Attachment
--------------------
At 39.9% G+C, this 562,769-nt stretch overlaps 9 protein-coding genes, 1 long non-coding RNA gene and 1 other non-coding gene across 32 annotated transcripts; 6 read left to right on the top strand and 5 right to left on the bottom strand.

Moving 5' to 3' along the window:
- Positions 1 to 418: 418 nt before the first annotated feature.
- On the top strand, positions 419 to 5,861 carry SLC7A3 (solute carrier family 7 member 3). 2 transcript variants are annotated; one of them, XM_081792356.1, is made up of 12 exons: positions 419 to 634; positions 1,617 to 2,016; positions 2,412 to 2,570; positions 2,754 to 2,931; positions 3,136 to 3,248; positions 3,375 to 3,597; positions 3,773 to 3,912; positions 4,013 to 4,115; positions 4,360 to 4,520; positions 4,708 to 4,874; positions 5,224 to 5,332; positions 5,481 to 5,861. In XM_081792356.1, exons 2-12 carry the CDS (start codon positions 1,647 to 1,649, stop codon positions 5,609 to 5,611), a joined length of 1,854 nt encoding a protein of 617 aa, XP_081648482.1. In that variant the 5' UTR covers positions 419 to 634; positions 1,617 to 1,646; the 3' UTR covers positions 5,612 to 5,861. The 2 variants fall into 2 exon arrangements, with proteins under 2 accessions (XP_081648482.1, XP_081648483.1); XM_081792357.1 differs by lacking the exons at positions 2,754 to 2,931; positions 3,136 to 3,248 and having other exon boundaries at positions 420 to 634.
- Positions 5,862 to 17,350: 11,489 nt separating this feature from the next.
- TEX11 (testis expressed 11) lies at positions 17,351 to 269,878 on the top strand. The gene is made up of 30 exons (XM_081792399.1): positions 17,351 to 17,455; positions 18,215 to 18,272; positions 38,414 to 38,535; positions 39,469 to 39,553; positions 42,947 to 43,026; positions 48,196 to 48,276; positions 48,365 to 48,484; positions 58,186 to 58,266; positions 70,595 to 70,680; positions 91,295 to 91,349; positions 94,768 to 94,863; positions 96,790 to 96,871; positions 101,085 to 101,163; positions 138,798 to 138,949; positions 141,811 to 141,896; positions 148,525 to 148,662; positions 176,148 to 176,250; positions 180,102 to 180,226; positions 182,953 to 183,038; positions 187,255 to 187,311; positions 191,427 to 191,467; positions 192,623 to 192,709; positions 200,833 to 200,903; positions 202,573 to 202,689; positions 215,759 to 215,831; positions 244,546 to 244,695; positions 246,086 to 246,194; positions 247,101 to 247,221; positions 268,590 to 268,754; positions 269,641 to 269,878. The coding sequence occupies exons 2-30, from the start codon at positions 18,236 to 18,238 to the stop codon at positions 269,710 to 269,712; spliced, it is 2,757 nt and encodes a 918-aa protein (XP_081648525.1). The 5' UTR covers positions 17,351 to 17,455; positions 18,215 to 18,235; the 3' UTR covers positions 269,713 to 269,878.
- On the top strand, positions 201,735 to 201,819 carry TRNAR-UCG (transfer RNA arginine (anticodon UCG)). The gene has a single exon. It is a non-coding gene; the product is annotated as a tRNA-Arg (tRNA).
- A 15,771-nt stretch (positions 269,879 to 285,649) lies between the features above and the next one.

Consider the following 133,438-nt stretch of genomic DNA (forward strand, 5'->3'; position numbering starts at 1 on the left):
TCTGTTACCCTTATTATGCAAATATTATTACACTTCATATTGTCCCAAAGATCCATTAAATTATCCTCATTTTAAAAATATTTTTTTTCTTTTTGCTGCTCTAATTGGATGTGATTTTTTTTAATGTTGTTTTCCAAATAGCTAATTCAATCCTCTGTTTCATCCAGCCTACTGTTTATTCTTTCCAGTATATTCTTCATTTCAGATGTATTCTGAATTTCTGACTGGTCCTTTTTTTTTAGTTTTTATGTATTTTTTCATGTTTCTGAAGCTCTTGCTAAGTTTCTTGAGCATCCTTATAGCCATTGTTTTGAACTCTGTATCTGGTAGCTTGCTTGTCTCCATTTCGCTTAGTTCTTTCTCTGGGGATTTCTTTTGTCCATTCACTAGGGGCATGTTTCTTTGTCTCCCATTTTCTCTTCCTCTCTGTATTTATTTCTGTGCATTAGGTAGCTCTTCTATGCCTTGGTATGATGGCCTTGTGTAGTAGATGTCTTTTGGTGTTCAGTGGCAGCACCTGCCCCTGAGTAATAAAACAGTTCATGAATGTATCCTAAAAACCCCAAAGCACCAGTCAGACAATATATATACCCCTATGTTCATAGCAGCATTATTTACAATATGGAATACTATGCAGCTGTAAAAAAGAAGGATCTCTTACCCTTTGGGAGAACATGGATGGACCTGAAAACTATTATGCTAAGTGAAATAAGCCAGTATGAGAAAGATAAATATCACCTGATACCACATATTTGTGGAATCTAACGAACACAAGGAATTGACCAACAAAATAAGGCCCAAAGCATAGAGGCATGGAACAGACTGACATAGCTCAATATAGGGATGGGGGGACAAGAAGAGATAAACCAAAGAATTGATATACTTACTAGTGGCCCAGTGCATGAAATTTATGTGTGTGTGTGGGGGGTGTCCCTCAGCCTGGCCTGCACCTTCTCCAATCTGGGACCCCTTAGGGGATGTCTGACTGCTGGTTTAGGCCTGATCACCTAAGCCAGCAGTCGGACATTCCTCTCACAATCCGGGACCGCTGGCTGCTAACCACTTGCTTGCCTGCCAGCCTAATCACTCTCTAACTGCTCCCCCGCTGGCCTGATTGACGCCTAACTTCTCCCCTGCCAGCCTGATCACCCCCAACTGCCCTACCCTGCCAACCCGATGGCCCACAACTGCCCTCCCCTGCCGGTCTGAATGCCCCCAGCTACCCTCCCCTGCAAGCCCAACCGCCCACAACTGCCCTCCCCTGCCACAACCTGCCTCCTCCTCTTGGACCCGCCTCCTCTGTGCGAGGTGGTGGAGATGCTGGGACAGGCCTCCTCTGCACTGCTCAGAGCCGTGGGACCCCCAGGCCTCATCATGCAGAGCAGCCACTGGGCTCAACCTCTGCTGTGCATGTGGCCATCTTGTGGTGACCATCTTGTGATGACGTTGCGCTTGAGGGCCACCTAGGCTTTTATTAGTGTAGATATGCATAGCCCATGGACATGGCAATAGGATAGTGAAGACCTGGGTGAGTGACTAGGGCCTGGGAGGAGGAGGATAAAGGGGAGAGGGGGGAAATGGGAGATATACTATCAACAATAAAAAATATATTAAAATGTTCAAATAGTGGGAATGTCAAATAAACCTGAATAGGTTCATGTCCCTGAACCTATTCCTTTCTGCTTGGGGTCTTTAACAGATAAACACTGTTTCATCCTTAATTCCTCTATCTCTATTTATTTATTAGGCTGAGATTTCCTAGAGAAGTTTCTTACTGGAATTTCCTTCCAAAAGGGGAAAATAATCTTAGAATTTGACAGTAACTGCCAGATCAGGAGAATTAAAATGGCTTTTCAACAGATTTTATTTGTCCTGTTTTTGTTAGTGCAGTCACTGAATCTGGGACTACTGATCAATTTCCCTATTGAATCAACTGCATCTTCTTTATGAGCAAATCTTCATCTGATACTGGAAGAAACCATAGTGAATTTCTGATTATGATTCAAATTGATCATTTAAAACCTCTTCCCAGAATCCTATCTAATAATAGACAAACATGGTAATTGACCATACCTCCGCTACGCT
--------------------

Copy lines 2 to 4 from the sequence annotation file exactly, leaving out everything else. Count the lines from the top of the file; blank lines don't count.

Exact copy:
Moving 5' to 3' along the window:
- Positions 1 to 418: 418 nt before the first annotated feature.
- On the top strand, positions 419 to 5,861 carry SLC7A3 (solute carrier family 7 member 3). 2 transcript variants are annotated; one of them, XM_081792356.1, is made up of 12 exons: positions 419 to 634; positions 1,617 to 2,016; positions 2,412 to 2,570; positions 2,754 to 2,931; positions 3,136 to 3,248; positions 3,375 to 3,597; positions 3,773 to 3,912; positions 4,013 to 4,115; positions 4,360 to 4,520; positions 4,708 to 4,874; positions 5,224 to 5,332; positions 5,481 to 5,861. In XM_081792356.1, exons 2-12 carry the CDS (start codon positions 1,647 to 1,649, stop codon positions 5,609 to 5,611), a joined length of 1,854 nt encoding a protein of 617 aa, XP_081648482.1. In that variant the 5' UTR covers positions 419 to 634; positions 1,617 to 1,646; the 3' UTR covers positions 5,612 to 5,861. The 2 variants fall into 2 exon arrangements, with proteins under 2 accessions (XP_081648482.1, XP_081648483.1); XM_081792357.1 differs by lacking the exons at positions 2,754 to 2,931; positions 3,136 to 3,248 and having other exon boundaries at positions 420 to 634.